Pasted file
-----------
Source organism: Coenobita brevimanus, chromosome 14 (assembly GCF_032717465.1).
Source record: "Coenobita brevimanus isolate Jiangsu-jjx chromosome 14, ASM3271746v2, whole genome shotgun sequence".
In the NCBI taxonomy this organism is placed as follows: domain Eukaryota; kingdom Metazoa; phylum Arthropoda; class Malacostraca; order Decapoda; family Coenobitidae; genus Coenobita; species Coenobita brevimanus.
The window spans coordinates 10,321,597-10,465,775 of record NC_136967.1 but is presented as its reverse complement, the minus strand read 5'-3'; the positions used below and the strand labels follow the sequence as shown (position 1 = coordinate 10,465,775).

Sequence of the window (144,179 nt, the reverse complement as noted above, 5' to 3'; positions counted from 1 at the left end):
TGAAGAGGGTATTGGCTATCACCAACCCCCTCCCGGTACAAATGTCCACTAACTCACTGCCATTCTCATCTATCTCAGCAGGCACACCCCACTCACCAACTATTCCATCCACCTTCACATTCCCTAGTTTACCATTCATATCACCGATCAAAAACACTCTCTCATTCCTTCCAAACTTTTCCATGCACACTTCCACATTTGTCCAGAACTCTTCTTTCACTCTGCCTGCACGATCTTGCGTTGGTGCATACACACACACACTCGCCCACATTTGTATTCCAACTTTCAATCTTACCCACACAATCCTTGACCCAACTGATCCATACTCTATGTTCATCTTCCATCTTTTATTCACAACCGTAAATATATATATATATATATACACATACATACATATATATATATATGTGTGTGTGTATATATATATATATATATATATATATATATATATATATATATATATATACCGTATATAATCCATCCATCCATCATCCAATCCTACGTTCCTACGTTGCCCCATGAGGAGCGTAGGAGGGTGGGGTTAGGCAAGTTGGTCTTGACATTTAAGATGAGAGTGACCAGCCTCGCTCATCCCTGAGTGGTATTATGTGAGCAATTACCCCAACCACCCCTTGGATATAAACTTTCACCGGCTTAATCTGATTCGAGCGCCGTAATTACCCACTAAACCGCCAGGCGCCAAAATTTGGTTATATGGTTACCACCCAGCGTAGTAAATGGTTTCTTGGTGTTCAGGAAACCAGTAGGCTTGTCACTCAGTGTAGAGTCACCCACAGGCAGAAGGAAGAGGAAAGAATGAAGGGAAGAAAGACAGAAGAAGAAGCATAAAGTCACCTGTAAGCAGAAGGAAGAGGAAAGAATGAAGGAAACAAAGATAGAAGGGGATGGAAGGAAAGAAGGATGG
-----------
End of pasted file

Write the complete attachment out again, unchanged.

Source organism: Coenobita brevimanus, chromosome 14 (assembly GCF_032717465.1).
Source record: "Coenobita brevimanus isolate Jiangsu-jjx chromosome 14, ASM3271746v2, whole genome shotgun sequence".
In the NCBI taxonomy this organism is placed as follows: domain Eukaryota; kingdom Metazoa; phylum Arthropoda; class Malacostraca; order Decapoda; family Coenobitidae; genus Coenobita; species Coenobita brevimanus.
The window spans coordinates 10,321,597-10,465,775 of record NC_136967.1 but is presented as its reverse complement, the minus strand read 5'-3'; the positions used below and the strand labels follow the sequence as shown (position 1 = coordinate 10,465,775).

Sequence of the window (144,179 nt, the reverse complement as noted above, 5' to 3'; positions counted from 1 at the left end):
TGAAGAGGGTATTGGCTATCACCAACCCCCTCCCGGTACAAATGTCCACTAACTCACTGCCATTCTCATCTATCTCAGCAGGCACACCCCACTCACCAACTATTCCATCCACCTTCACATTCCCTAGTTTACCATTCATATCACCGATCAAAAACACTCTCTCATTCCTTCCAAACTTTTCCATGCACACTTCCACATTTGTCCAGAACTCTTCTTTCACTCTGCCTGCACGATCTTGCGTTGGTGCATACACACACACACTCGCCCACATTTGTATTCCAACTTTCAATCTTACCCACACAATCCTTGACCCAACTGATCCATACTCTATGTTCATCTTCCATCTTTTATTCACAACCGTAAATATATATATATATATATACACATACATACATATATATATATATGTGTGTGTGTATATATATATATATATATATATATATATATATATATATATATATATATACCGTATATAATCCATCCATCCATCATCCAATCCTACGTTCCTACGTTGCCCCATGAGGAGCGTAGGAGGGTGGGGTTAGGCAAGTTGGTCTTGACATTTAAGATGAGAGTGACCAGCCTCGCTCATCCCTGAGTGGTATTATGTGAGCAATTACCCCAACCACCCCTTGGATATAAACTTTCACCGGCTTAATCTGATTCGAGCGCCGTAATTACCCACTAAACCGCCAGGCGCCAAAATTTGGTTATATGGTTACCACCCAGCGTAGTAAATGGTTTCTTGGTGTTCAGGAAACCAGTAGGCTTGTCACTCAGTGTAGAGTCACCCACAGGCAGAAGGAAGAGGAAAGAATGAAGGGAAGAAAGACAGAAGAAGAAGCATAAAGTCACCTGTAAGCAGAAGGAAGAGGAAAGAATGAAGGAAACAAAGATAGAAGGGGATGGAAGGAAAGAAGGATGG